The Cassida of the artichoke (Cassida deflorata Suffiran, 1844) is a beetle belonging to the Chrysomelidae family.
From a systematic point of view, it belongs to the Eukaryota Domain, Animalia Kingdom, Eumetazoa Subregion, Bilateria Branch, Phylum Arthropoda, Subphylum Tracheata, Hexapoda Superclass, Insecta Class, Pterygota Subclass, Endopterygota Cohort, Oligoneoptera Superorder, Coleopoleoida Order, Coleopteroidea Order, Coleopteroidea Order, Coleopteroidea Order, Coleopteroidea Order, Coleopteroidea Order, Coleopteroidea Order, Coleopteroidea Order, Coleopteroidea Order, Coleopteroidea Order, Coleopteroidea Order, Cucujiformia, Superfamily Chrysomeloidea, Family Chrysomelidae and therefore to the genus Cassida and the deflowered Species.
The terms are synonymous:
– Cassida deflorata Suffrian, 1844;
– Cassida herbea Lucas, 1849;
– Cassida limbaticollis Fairmaire, 1856;
– Cassida gallica Megerle;
– Cassida sardoa Heyden;
– Cassida scolymi Küster.
Geographical Distribution and Habitat –
Cassida of the artichoke is an insect that is found in an area between Africa, Algeria and Morocco, as well as in European countries such as France, Italy, Portugal and Spain.
In Italy it is present mainly in central-southern areas and islands.
This species is a phytophagous that feeds on plants of the Asteraceae family, including Cardo, Artichoke, Arctium lappa, Carduus tenuiflorus, Cirsium dyris, Jacobaea maritima and Silybum marianum.
The adults of the deflated Cassida are 8-9 mm long, light green in color.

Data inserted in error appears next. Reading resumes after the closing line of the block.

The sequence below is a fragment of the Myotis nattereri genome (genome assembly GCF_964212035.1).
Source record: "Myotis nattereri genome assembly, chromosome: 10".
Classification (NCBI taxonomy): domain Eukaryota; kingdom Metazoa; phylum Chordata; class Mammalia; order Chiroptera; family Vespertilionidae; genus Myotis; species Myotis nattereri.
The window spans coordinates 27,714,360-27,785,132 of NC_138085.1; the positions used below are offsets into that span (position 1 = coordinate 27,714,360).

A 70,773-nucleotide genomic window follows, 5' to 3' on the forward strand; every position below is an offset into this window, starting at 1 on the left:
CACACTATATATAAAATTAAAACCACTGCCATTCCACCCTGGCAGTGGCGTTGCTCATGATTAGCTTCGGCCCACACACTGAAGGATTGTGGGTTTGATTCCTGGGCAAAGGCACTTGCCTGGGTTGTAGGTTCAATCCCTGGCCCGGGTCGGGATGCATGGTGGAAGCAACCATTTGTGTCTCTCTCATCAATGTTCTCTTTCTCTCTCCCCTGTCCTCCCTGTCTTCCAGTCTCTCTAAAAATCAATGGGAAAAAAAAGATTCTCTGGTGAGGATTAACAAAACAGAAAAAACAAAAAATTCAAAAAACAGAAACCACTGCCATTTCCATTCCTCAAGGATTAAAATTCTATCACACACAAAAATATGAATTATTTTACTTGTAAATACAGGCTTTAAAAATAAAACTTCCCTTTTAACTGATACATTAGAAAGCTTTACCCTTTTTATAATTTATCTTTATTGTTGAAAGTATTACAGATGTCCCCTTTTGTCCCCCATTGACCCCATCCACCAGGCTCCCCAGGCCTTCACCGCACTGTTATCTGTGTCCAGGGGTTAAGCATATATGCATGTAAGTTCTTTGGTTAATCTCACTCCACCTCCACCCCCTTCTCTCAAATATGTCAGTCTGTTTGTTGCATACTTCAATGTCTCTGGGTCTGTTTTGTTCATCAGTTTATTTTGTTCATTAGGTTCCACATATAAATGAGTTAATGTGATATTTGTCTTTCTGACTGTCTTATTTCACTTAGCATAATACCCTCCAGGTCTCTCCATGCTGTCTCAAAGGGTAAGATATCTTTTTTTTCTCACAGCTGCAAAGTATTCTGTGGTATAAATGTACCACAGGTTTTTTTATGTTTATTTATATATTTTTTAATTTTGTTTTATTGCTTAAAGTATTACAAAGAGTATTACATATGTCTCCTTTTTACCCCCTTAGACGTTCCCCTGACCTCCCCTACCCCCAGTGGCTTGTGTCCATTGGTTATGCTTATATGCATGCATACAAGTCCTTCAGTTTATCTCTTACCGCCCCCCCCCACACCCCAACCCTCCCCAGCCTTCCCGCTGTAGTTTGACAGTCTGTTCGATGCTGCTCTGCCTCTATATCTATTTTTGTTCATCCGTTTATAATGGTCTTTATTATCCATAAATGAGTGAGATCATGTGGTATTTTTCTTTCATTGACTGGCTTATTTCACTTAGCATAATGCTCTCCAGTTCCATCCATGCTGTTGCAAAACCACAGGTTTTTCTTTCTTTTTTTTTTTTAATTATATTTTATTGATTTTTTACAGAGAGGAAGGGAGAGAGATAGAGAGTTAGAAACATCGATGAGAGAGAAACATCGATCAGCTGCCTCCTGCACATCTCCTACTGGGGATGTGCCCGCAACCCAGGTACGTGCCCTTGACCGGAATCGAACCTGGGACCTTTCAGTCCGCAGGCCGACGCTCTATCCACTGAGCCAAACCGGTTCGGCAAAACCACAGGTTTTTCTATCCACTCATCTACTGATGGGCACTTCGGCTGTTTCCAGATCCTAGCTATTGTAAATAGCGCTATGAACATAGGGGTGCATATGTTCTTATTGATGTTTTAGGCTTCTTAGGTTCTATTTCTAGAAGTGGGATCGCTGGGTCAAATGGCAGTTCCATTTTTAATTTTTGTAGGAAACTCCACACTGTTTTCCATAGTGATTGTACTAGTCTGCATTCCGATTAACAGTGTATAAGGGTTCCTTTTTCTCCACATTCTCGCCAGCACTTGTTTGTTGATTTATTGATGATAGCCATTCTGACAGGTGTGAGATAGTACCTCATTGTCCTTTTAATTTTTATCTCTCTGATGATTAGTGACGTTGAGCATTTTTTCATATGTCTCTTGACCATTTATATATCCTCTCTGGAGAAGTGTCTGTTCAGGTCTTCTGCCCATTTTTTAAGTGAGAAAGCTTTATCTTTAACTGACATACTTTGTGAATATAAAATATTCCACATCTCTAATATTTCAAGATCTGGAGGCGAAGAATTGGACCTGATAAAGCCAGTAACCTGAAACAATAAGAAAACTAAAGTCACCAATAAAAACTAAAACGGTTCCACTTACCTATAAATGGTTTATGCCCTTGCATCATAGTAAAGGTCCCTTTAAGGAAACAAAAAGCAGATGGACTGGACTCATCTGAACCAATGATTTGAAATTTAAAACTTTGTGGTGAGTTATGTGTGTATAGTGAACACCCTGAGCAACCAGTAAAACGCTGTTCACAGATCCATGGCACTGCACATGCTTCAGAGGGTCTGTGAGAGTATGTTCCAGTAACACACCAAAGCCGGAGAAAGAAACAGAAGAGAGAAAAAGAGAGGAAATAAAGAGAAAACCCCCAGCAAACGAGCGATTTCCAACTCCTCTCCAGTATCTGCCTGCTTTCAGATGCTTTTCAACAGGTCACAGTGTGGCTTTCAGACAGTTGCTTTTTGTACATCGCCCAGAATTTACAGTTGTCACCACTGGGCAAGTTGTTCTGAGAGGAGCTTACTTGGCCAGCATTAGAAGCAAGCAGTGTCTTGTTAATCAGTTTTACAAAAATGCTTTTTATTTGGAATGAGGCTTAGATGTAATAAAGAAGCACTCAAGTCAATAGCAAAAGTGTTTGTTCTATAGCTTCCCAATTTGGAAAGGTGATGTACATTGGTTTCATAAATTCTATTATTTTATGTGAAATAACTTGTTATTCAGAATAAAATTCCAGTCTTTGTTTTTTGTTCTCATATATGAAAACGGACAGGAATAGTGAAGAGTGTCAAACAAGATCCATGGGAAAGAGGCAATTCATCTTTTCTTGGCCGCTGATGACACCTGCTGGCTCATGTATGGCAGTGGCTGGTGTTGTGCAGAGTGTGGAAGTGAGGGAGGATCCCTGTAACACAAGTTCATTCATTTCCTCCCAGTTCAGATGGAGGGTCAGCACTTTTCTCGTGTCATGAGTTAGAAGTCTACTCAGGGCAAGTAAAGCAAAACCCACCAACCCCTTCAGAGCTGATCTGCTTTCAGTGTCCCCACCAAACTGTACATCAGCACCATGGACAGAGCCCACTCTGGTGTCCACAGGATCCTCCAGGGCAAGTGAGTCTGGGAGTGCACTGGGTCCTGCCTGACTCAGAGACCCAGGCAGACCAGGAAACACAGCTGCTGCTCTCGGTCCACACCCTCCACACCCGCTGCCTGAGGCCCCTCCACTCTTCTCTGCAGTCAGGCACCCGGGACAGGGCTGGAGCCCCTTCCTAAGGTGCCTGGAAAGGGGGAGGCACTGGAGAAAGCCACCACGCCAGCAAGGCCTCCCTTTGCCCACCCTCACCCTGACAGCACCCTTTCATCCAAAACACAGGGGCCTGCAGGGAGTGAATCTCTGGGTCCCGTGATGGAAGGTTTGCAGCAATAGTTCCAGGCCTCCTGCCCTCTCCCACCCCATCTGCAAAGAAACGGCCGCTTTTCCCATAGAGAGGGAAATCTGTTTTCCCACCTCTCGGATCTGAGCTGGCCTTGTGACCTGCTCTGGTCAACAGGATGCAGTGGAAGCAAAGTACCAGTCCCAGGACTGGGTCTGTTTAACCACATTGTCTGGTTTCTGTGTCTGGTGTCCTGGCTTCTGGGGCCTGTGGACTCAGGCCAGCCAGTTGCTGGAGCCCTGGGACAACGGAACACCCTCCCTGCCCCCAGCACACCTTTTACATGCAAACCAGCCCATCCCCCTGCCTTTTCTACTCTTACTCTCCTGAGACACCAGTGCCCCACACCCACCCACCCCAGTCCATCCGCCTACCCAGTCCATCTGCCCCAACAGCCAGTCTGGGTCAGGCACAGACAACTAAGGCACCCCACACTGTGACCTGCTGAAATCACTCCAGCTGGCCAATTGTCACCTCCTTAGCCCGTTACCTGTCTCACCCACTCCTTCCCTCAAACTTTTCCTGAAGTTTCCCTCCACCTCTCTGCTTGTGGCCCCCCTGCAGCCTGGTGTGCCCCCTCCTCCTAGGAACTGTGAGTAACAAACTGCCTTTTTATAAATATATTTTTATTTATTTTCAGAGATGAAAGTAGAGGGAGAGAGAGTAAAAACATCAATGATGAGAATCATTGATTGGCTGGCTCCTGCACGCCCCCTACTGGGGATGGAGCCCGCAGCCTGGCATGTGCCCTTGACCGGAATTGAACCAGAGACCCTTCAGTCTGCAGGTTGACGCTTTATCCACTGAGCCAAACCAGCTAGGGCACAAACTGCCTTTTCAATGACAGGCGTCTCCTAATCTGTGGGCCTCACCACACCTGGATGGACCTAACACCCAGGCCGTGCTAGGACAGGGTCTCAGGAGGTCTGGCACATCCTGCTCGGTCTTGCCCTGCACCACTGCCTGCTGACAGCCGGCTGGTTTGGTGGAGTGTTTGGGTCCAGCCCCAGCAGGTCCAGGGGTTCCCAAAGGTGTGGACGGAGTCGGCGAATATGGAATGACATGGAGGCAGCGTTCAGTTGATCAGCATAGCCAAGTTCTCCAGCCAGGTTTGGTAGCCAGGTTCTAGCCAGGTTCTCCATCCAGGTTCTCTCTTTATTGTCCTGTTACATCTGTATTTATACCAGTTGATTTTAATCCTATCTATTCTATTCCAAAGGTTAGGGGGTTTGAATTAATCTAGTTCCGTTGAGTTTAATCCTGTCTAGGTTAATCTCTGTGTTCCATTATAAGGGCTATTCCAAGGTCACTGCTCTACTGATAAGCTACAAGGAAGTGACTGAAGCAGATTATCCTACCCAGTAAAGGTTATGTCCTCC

The larval stages are characteristic for the yellowish color, brown speckled in the dorsal part, but above all for the typical thorny processes that adorn their whole body.
Aptitude and biological cycle –
The Cassida of the artichoke overwinters as an adult in various shelters near the farms.
Once in the spring, the adults go to the artichoke fields or the plants they feed on.
The larvae are born from the spring oviposition of wintering adults. These larvae mature in the period of May and originate, in the summer, the new adults who after a period of latency in the summer can resume a certain trophic activity in the autumn and then winter in the winter.
The insect therefore makes only one generation per year.
The adults of this beetle damage the vegetation by pricking it. The larvae accentuate the damage by feeding on the leaf mesophyll causing the typical skeletonization as they respect the epidermis and the leaf veins.
Ecological role –
The Cassida of the artichoke although living on different Asteraceae can create particular economic damages to the Cardo and the Artichoke.
In fact, as mentioned, adults and larvae perform erosions on the leaf parenchyma, respecting the opposite epidermis and ribs. The strongly attached leaves dry out with consequent negative repercussions on the vegetative activity and on the growth of the young plants.
The control of this Cassida is carried out at the onset of the first infestations by wintering adults or by larvae during the spring period. To decrease the infestations it is necessary to adopt some agroecology techniques, such as the decrease of nitrogen fertilizers (favoring the organic ones), the combination with other crops, a rotation that does not return artichoke and thistle too often to the same areas and the general increase in biodiversity company and district.
The use of pesticides proves, in the long run, a boomerang of difficult resolution for the general alteration of the biocoenosis and the balance between various insects and animals that feed on these insects, like some birds.
– Wikipedia, the free encyclopedia.
– Russo G., 1976. Agricultural entomology. Special Part. Liguori Editore, Naples.
– Tremblay E., 1997. Applied entomology. Liguori Editore, Naples.